In a recent development that has rocked the real estate industry, a group of home sellers from the Pittsburgh area filed a lawsuit against local affiliates of Warren Buffett’s Berkshire Hathaway and Anywhere Real Estate, including subsidiaries Sotheby’s and Coldwell Banker. The lawsuit, lodged in Pittsburgh federal court, accuses these entities of conspiring to artificially inflate home-sale commissions, marking another significant case in the ongoing scrutiny over real estate brokerage practices.

At the heart of this prospective antitrust class action are allegations against Everest Consulting Group LP, an affiliate of Berkshire Hathaway’s HomeServices, and several other area real estate brokerages. The plaintiffs claim they were unfairly overcharged on commissions typically paid to a buyer’s agent during a residential home sale. This case underscores growing concerns about the standard industry practices where U.S. sellers often pay commissions ranging from 5% to 6%, or more, to brokers representing buyers under the widely accepted “buyer broker” rule.

Critics argue that this rule enables buyer-brokers to guide clients towards homes offering higher commissions, thereby potentially undermining the interests of home sellers. This practice has been a focal point of legal scrutiny, as evidenced by an Oct. 31 jury verdict in Kansas City, Missouri. In that case, a federal court awarded nearly $1.8 billion in damages to a class of home sellers for alleged overcharges in commissions. HomeServices and other defendants in the Kansas City case, including the National Association of Realtors, have expressed intentions to challenge the verdict and the damages amount.

Notably, the National Association of Realtors, which has previously defended the broker commission practice as promoting “efficient, transparent, and equitable marketplaces,” is not a defendant in the new Pittsburgh lawsuit. The complaint filed in Pittsburgh also targets West Penn Multi-List Inc., known for its online listing service where home sales are showcased and buyer’s broker commissions are indicated.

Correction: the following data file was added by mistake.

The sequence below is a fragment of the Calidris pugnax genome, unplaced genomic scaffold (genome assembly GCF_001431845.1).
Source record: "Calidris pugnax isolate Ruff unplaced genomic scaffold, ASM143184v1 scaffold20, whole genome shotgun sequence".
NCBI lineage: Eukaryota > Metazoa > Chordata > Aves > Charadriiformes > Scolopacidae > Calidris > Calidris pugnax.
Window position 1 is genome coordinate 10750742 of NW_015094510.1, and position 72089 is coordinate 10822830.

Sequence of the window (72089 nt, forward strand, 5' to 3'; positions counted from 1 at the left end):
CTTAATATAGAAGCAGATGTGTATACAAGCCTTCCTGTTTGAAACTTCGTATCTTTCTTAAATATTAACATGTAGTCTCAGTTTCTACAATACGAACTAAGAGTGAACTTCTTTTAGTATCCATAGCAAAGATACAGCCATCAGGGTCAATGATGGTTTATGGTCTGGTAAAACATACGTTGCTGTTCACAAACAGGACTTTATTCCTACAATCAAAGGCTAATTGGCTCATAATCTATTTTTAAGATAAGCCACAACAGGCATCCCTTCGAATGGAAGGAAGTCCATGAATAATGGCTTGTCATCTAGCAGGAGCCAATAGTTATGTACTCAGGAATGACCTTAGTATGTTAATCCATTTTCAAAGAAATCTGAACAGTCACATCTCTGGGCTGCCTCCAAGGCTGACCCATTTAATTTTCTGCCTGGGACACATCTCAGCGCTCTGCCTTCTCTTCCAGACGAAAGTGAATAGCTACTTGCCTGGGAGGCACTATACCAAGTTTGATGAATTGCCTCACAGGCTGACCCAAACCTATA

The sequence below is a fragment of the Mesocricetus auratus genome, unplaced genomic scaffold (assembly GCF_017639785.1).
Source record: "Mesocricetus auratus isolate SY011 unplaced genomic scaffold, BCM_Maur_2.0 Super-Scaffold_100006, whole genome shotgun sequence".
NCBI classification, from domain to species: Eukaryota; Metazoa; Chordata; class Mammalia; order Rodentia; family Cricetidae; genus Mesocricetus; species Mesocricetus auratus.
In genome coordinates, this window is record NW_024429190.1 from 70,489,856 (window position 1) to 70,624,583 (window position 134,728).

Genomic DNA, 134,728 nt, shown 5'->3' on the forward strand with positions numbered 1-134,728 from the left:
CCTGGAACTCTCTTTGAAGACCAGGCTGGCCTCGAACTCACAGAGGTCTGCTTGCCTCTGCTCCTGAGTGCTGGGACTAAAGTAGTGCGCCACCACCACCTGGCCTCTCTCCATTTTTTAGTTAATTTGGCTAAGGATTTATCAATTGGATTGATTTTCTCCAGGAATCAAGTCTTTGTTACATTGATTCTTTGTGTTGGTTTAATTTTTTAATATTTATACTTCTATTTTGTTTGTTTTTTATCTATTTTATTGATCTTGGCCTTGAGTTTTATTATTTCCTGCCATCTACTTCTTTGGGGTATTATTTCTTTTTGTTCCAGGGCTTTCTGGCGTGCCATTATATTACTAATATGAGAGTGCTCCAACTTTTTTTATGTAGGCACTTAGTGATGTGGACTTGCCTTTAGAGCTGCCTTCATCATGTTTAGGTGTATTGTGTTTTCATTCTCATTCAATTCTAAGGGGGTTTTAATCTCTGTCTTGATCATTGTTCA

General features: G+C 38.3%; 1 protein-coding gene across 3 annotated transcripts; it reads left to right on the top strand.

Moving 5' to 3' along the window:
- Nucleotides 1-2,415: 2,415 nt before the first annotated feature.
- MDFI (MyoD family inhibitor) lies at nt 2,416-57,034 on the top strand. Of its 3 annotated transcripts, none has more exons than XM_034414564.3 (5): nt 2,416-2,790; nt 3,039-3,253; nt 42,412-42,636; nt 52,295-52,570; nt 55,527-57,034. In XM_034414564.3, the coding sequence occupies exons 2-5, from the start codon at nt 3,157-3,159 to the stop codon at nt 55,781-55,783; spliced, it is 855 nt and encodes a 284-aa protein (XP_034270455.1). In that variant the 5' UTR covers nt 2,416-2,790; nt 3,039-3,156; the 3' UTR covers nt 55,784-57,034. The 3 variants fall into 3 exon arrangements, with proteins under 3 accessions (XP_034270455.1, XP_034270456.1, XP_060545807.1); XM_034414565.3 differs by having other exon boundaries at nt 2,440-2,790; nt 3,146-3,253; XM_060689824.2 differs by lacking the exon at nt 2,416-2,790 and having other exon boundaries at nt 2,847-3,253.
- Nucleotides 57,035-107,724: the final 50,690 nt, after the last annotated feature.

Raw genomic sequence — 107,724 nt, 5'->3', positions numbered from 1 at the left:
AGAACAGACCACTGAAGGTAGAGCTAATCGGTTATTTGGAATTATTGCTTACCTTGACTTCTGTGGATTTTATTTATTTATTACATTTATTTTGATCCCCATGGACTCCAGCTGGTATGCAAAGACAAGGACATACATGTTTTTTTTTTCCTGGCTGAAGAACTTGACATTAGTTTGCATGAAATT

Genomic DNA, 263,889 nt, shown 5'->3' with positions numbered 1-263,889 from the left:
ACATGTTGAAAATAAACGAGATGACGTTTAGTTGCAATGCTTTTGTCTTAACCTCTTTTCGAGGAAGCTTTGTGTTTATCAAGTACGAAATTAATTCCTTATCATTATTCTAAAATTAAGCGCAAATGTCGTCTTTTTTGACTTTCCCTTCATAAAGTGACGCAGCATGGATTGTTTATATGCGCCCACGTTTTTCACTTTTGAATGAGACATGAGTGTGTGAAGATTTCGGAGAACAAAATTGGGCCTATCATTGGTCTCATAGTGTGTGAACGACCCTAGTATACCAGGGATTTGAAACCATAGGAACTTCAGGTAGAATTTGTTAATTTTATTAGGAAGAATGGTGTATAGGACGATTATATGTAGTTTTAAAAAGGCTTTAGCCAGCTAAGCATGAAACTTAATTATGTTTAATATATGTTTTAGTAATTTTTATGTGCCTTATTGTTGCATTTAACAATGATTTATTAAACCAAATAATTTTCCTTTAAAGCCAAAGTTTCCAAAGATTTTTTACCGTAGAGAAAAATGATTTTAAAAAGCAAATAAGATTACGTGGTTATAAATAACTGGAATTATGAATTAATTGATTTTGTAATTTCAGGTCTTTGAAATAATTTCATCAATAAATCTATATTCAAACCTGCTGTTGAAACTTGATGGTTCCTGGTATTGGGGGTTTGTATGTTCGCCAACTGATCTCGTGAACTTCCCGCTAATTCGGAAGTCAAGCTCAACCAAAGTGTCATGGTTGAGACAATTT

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The lawsuit asserts that the actions of the defendants illegitimately restricted trade and competition, harming home sellers by inflating the cost of selling a house. It seeks triple damages under U.S. antitrust law, among other penalties. This case adds to a growing list of similar lawsuits filed in federal courts across various locations, including Manhattan and Texas, especially following the precedent-setting Kansas City verdict.

In a related development, Madison, New Jersey-based Anywhere Real Estate, one of the defendants, agreed in October to pay $83.5 million to resolve antitrust allegations in a pair of real estate cases in Illinois and Missouri federal courts. While the company did not admit liability, this settlement is pending final court approval.

As the case unfolds, representatives from Anywhere and HomeServices have yet to respond to requests for comment. Similarly, attorneys from the law firm Obermayer Rebmann Maxwell & Hippel representing the Pittsburgh plaintiffs have not commented.

This lawsuit, formally titled Spring Way Center LLC et al v. West Penn Multi-List Inc et al, filed in the U.S. District Court for the Western District of Pennsylvania (Case No. 2:23-cv-02061-CCW), is yet to see appearances from the defendants. It marks another chapter in the ongoing legal saga surrounding real estate commissions and the broader implications for industry practices and home sellers’ rights.